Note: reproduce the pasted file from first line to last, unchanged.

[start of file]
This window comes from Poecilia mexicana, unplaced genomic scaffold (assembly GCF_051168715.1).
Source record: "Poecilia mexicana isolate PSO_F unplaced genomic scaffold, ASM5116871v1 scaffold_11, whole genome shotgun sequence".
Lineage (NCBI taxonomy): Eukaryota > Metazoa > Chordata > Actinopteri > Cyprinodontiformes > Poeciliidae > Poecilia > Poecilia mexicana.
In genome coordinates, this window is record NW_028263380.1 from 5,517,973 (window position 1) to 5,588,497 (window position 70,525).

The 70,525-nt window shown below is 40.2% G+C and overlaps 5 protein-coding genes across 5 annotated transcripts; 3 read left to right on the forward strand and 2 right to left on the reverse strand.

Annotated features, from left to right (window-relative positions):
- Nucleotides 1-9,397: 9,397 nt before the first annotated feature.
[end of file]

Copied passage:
This window comes from Poecilia mexicana, unplaced genomic scaffold (assembly GCF_051168715.1).
Source record: "Poecilia mexicana isolate PSO_F unplaced genomic scaffold, ASM5116871v1 scaffold_11, whole genome shotgun sequence".
Lineage (NCBI taxonomy): Eukaryota > Metazoa > Chordata > Actinopteri > Cyprinodontiformes > Poeciliidae > Poecilia > Poecilia mexicana.
In genome coordinates, this window is record NW_028263380.1 from 5,517,973 (window position 1) to 5,588,497 (window position 70,525).

The 70,525-nt window shown below is 40.2% G+C and overlaps 5 protein-coding genes across 5 annotated transcripts; 3 read left to right on the forward strand and 2 right to left on the reverse strand.

Annotated features, from left to right (window-relative positions):
- Nucleotides 1-9,397: 9,397 nt before the first annotated feature.